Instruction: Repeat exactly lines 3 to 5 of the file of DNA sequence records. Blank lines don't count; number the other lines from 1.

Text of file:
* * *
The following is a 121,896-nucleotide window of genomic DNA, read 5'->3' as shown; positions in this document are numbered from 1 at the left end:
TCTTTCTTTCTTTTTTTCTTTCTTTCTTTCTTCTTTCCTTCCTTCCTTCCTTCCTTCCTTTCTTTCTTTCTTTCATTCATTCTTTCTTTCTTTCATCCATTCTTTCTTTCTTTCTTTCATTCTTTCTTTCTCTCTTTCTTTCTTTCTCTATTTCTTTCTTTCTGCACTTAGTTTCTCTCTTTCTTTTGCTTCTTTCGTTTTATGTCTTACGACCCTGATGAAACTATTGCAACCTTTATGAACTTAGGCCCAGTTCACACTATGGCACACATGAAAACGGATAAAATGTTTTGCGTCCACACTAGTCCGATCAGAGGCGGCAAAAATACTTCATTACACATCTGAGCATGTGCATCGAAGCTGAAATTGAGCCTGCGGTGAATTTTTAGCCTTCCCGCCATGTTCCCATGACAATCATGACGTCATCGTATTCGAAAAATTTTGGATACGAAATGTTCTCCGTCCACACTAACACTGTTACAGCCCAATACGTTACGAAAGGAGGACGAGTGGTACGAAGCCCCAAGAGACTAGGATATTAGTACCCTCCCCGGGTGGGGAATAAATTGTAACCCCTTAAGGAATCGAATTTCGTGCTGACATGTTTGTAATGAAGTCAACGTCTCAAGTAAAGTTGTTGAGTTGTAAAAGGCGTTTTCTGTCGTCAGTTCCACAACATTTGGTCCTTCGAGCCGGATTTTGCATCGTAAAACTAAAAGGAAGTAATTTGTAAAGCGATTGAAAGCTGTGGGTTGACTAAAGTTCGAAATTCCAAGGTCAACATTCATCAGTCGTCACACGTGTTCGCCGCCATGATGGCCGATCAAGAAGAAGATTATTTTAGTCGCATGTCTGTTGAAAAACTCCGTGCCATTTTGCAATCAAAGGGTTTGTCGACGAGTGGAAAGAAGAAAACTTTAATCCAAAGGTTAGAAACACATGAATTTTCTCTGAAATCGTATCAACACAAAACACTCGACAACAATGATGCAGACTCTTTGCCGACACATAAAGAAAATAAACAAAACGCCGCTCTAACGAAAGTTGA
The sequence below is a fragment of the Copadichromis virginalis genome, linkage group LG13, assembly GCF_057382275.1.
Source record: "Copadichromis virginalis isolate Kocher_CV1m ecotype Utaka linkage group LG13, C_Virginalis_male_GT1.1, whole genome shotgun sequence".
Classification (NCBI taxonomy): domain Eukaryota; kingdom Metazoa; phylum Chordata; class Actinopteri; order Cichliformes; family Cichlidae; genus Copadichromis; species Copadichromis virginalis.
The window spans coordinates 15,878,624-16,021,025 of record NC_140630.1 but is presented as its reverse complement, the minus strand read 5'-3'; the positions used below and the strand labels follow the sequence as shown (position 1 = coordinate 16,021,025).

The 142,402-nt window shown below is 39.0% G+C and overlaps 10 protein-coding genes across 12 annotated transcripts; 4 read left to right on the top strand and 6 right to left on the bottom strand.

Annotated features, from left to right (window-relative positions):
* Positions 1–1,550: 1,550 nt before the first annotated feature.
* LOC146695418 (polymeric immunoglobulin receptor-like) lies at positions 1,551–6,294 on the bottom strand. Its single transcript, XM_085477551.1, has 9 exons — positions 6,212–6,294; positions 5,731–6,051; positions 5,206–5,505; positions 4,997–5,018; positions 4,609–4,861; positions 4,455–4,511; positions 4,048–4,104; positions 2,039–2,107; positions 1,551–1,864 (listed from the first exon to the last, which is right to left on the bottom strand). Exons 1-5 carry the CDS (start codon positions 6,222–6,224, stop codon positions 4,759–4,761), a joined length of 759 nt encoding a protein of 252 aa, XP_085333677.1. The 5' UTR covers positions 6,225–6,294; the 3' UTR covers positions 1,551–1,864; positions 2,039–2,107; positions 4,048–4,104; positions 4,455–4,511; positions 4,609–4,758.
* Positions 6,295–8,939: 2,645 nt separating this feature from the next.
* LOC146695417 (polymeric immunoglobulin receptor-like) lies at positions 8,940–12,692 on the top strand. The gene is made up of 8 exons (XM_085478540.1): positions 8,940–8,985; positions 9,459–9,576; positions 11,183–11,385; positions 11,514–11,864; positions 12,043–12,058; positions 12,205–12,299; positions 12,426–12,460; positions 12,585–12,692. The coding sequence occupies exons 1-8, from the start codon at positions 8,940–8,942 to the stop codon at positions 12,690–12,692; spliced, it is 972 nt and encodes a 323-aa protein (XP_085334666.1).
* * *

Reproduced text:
The sequence below is a fragment of the Copadichromis virginalis genome, linkage group LG13, assembly GCF_057382275.1.
Source record: "Copadichromis virginalis isolate Kocher_CV1m ecotype Utaka linkage group LG13, C_Virginalis_male_GT1.1, whole genome shotgun sequence".
Classification (NCBI taxonomy): domain Eukaryota; kingdom Metazoa; phylum Chordata; class Actinopteri; order Cichliformes; family Cichlidae; genus Copadichromis; species Copadichromis virginalis.